Dark Age wrote:Hello, in this thread I want to talk about the common parochial mistakes people make when discussing military strategy in the Second World War. I feel many people have an elementary understanding of certain topics during the war which prevents them from seeing the more important issues.
1: THE GERMANS LOST THE WAR IN 1939
Incorrect. Such statements are claims that the German defeat was inevitable. They fail to recognize that Germany was winning the war until late 1941. France was smashed, Britain was too weak to invade Europe on its own, and the Soviet Union was in the process of being bled to death. Germany lost the war on Dec 11, 1941 when Hitler declared war on the United States while his armies were engaged in Russia. That single act decided the war because it forced Germany to fight another opponent with awesome industrial capacity, western technology and which contained a population of around 140,000,000 and furthermore was safe from fighting a war on its own soil thus its production could not be molested. The huge population of the USA meant it could , in time, mobilize armies of many millions which would tip the balance in the allies favor.
I wouldn't say that Germany lost the war the moment it declared war on the US. However, I agree fully that without the US the strategic situation on Britain's side and the USSR's would have been much worse. The United States was the economic heart of the Allies, they provided Britain and the USSR with the resources required to fight the war. For instance, in 1943, the Allies produced 100 million tons of steel, the US produced 80 million and Britain and the USSR combined, only 20 million. The US sent 50 billion dollars of material help to it's Allies, as a result the US paid for a large fraction of the war both for UK and for the USSR.
So, overall, it was the US that made total allied victory feasible. Without US material help the Red Army would be without the aircraft (aluminum), trucks, ammunition (explosives), tanks (steel) and fuel required to advance from Stalingrad to Berlin. And without the US shipyards Britain would be without the merchant fleet she needed to survive, much less the merchant fleet required to deploy a large field army on the European continent.
The idea that Germany lost the war automatically, either in 1939 or in 1941, is the product of our modern zeitgeist. After 1945, the United States became the central country in the world and this meant that American culture became dominant and started to influence the way we think about the past. Germany was the main enemy of the United States in WW2 and was the enemy that the United States defeated and made the US into the hegemonic power of our modern world. Thus, WW2 made the contemporary world, including it's North American cultural dominance. This cultural dominance influences the way we think about the past, specially regarding the odds facing Germany.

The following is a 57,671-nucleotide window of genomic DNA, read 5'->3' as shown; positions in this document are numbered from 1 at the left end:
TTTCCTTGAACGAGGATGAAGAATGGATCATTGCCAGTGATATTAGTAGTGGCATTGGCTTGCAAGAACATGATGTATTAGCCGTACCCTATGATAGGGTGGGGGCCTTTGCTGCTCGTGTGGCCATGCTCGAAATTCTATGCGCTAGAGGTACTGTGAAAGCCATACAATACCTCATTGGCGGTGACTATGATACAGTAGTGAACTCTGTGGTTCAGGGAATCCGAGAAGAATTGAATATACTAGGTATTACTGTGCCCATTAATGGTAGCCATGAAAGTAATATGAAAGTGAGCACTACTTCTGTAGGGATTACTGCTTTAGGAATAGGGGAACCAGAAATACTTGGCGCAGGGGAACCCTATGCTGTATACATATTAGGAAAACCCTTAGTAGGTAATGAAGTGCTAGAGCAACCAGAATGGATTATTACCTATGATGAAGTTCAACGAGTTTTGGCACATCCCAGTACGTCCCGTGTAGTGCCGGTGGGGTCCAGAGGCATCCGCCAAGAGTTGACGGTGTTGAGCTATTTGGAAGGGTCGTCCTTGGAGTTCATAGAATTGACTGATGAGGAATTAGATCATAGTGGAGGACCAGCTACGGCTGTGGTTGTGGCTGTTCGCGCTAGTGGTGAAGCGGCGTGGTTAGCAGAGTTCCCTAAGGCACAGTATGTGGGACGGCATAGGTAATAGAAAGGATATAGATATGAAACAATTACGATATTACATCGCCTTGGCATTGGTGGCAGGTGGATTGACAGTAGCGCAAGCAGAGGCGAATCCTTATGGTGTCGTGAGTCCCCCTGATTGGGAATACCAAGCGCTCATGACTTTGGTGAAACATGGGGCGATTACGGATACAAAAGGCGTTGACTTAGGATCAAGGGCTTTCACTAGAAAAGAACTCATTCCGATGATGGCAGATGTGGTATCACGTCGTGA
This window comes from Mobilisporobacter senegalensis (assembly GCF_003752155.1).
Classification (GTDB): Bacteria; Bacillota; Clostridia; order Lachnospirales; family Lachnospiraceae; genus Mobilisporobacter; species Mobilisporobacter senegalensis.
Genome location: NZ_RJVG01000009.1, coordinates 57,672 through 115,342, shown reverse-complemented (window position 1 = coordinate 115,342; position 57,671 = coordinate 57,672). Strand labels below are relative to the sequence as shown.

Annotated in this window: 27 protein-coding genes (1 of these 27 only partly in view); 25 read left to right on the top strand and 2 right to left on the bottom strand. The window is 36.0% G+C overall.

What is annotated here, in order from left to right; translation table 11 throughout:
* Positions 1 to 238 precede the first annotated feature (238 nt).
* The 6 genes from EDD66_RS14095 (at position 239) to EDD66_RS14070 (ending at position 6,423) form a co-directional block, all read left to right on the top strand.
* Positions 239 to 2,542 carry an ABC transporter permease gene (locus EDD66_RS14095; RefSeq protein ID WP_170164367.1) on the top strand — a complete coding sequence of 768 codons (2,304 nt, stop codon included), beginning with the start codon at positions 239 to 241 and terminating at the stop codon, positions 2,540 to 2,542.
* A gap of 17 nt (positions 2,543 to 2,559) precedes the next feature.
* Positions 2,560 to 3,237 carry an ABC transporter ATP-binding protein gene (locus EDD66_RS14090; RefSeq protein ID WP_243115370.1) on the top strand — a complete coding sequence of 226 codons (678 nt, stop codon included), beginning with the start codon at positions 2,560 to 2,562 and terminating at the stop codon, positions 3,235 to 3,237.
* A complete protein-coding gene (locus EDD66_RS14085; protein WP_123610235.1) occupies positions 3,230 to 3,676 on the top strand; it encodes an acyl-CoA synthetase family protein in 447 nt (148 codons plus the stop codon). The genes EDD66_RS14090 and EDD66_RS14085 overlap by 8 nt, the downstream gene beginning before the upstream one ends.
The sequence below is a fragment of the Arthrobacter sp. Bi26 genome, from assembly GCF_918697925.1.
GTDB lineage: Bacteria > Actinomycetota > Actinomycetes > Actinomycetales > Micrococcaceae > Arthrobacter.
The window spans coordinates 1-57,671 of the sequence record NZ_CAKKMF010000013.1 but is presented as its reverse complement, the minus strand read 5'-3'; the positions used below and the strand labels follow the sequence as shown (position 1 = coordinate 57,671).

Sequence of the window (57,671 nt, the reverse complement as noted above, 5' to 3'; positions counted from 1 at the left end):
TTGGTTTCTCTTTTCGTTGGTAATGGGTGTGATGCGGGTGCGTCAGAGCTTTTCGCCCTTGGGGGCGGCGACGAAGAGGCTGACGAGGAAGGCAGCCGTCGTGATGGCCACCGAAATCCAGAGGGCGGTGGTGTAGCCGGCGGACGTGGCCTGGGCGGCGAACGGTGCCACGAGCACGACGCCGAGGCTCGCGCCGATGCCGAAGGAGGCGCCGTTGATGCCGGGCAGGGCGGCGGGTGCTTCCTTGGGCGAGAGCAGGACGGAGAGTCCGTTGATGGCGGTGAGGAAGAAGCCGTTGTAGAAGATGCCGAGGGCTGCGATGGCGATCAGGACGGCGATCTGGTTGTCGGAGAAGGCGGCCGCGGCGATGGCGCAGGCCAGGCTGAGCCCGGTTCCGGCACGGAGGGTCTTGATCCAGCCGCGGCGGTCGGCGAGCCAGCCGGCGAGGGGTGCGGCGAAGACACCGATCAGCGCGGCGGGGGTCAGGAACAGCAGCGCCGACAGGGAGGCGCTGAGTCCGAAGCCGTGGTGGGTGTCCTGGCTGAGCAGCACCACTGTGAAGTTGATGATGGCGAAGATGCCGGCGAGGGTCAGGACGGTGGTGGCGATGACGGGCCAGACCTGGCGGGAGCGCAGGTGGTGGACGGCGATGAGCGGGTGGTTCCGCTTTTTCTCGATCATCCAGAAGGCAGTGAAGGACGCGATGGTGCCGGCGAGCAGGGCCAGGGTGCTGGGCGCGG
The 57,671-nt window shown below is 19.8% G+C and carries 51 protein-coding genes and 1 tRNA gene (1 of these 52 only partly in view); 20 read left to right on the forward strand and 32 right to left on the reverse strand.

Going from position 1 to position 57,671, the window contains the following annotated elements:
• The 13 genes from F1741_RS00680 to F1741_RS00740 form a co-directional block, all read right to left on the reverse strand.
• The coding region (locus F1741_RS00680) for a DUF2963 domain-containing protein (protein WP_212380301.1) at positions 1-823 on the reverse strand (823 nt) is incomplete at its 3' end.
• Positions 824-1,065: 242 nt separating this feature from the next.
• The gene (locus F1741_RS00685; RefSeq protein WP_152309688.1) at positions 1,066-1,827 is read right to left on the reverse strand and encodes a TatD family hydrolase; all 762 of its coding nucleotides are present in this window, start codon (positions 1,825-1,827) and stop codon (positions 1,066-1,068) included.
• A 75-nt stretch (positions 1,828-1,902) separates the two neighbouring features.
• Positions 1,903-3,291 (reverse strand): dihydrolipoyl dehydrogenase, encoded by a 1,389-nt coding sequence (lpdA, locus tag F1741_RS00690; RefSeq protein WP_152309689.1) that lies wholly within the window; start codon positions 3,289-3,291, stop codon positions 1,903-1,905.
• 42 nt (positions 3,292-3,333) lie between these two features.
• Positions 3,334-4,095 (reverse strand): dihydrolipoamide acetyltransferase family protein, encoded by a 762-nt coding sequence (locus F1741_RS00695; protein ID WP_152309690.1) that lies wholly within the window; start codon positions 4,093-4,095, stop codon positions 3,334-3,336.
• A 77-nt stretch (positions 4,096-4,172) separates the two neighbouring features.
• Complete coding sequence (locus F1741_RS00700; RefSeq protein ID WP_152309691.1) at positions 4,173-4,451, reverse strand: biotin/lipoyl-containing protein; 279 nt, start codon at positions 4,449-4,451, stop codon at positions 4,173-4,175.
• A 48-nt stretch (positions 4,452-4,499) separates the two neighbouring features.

Like the way the Romans though about Carthage and Hannibal, we think today that Germany and Hitler were bound to be defeated and fundamentally inferior to the irresistible force of the Allies.
2: HITLER WOULD HAVE WON THE WAR IF HE LISTENED TO HIS GENERALS
Nope. So he should have listened to the same generals that told him not to occupy the Rhineland? The same generals that told him not to expand in 1938? The same generals that told him that Germany was not ready for war in 1939? The same generals who in 1939-40 came up with a rehash of the German 1914 invasion of France which would have likely cost Germany tremendous casualties for an indecisive result? Hitler had to , in fact, go outside his general staff to lower generals like Manstein to get a workable plan to deliver a knockout blow against France. Many of his generals were unimaginative and too fixated on convential warfare with the occupation of enemy cites rather than Hitler who prefered to attack an enemy's resources.
Here I disagree and agree with Qvist. Hitler was an amateur general who lacked real understanding of large scale military operations. How armies moved and how they worked. He was like most internet nerds who think in terms of number of tanks: He was hugely impressed by the Soviet tank arm when the German army destroyed 36,000 Soviet tanks in 1941 and 1942, which actually indicated how little effective these tanks really were. Instead of understanding how actual armies work, that they don't just have "tanks" and "planes", there are things like training, equipment quality, doctrine, organization, logistics, manpower, fuel, ammunition and also, he didn't understand that while tanks and aircraft were important weapons of war in WW2 they weren't really that important, artillery pieces and hand held weapons inflicted 90% of all casualties in the war. Mechanized forces, either flying or on wheels, inflicted a very small proportion of all losses.